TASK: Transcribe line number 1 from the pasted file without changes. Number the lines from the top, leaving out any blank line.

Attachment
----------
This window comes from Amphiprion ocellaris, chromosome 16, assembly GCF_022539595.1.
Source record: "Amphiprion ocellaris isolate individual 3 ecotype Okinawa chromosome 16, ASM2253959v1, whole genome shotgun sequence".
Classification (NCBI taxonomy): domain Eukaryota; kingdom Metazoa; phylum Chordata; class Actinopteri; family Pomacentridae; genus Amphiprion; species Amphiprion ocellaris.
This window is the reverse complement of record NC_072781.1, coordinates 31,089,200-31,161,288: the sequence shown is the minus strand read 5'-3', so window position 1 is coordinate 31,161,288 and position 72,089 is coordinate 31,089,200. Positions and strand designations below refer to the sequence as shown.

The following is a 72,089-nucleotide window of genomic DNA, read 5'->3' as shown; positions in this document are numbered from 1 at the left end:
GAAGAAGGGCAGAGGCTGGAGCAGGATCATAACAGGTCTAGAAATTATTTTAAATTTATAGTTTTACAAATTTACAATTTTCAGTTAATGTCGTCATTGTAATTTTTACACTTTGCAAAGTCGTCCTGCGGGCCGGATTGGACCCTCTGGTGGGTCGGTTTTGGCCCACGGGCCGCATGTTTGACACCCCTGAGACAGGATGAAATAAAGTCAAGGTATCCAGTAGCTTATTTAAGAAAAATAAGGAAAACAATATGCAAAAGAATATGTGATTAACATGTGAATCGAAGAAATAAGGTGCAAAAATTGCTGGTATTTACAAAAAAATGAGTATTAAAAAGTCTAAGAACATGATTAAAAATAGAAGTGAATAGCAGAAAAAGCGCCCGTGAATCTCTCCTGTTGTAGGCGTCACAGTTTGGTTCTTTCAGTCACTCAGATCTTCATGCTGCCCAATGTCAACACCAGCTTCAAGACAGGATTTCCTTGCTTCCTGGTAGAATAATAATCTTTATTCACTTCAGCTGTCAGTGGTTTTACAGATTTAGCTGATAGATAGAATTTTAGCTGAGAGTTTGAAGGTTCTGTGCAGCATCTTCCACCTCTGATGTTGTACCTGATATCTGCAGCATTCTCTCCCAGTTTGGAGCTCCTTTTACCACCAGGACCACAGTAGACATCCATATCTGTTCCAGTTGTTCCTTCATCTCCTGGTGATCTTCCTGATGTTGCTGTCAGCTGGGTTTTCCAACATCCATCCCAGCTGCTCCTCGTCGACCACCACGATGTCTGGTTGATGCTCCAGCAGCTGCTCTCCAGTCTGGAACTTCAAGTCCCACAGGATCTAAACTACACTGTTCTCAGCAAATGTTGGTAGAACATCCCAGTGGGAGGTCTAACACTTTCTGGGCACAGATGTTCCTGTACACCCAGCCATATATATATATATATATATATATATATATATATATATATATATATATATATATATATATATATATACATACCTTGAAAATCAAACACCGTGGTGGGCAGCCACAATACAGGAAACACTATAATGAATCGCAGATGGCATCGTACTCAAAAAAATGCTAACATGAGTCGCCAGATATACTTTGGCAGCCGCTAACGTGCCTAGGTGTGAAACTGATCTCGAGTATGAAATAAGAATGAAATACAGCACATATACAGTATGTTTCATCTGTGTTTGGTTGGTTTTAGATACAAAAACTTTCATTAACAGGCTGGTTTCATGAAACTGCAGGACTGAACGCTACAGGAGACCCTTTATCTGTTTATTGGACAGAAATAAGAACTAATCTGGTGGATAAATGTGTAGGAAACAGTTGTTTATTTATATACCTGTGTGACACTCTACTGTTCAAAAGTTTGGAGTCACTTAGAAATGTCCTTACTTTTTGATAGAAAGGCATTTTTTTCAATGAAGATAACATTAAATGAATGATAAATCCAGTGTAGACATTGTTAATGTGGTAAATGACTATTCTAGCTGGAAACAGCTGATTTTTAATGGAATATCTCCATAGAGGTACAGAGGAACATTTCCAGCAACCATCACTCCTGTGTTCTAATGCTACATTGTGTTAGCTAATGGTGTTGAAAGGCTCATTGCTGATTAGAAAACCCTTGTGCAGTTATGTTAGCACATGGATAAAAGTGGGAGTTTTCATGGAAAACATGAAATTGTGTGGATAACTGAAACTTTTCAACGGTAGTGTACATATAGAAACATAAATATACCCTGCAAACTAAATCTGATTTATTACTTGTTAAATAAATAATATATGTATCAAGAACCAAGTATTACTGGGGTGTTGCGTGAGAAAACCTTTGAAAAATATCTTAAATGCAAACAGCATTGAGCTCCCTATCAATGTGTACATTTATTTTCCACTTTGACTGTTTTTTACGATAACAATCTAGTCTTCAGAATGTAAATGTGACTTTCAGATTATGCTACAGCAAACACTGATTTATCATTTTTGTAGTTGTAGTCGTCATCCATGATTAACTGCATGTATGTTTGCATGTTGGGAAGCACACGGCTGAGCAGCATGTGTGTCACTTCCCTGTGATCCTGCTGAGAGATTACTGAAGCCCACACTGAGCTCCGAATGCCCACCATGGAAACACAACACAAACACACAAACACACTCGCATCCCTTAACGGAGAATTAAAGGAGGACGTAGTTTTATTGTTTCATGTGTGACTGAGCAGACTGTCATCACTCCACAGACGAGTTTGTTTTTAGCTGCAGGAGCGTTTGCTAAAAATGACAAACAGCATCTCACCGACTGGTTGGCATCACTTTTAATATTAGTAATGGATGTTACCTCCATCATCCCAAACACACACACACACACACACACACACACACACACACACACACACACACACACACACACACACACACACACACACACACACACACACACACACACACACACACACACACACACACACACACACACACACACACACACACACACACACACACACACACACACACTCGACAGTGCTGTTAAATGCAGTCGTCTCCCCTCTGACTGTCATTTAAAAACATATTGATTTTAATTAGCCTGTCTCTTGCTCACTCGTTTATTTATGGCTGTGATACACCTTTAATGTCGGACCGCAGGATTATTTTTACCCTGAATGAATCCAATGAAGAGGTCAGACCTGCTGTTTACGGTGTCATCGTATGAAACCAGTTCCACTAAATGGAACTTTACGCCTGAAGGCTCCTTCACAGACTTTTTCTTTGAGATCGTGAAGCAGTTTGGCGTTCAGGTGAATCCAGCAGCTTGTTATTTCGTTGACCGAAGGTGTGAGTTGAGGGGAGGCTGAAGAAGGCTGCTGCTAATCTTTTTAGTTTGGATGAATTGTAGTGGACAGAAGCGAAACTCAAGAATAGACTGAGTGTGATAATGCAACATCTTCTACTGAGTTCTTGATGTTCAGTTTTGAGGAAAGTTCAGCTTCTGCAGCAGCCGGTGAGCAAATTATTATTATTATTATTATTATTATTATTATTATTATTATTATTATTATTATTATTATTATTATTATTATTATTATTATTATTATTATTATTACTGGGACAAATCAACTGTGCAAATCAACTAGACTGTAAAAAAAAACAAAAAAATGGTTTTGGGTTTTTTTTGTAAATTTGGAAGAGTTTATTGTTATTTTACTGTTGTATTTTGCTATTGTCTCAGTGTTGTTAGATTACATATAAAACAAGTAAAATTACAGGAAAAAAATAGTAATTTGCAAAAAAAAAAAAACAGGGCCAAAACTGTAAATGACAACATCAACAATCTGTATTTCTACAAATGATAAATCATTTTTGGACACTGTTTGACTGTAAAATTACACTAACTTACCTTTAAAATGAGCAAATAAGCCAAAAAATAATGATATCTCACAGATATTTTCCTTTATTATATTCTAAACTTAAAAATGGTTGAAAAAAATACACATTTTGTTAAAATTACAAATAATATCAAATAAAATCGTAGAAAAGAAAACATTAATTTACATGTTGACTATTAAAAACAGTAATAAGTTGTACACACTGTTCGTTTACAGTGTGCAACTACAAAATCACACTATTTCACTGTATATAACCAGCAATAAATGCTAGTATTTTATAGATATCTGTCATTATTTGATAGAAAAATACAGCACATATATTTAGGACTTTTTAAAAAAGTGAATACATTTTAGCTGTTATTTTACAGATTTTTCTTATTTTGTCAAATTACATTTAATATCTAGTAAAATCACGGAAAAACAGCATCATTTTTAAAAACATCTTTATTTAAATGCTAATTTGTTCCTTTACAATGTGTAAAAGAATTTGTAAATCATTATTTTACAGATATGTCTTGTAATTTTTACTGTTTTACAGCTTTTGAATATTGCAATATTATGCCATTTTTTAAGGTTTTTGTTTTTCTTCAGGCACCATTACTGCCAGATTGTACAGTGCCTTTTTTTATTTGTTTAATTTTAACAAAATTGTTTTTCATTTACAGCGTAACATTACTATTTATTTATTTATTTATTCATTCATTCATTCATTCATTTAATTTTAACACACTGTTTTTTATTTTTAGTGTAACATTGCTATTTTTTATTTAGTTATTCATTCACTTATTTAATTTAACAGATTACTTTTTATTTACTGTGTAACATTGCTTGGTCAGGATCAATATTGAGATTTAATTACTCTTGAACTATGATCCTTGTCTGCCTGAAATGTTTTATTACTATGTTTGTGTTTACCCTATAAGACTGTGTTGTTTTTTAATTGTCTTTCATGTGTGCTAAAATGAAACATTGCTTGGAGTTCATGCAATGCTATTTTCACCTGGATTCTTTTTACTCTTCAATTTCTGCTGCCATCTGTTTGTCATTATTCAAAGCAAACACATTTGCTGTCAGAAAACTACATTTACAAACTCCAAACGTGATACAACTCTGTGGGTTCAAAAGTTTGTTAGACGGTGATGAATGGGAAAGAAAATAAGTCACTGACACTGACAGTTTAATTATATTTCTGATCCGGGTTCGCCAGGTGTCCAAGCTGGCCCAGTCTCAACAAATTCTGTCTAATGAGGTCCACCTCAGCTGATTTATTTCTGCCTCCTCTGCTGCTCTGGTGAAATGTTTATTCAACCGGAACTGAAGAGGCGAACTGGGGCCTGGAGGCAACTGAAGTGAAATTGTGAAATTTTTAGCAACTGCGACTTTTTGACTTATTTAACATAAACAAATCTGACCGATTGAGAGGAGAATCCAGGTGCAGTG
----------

This window comes from Amphiprion ocellaris, chromosome 16, assembly GCF_022539595.1.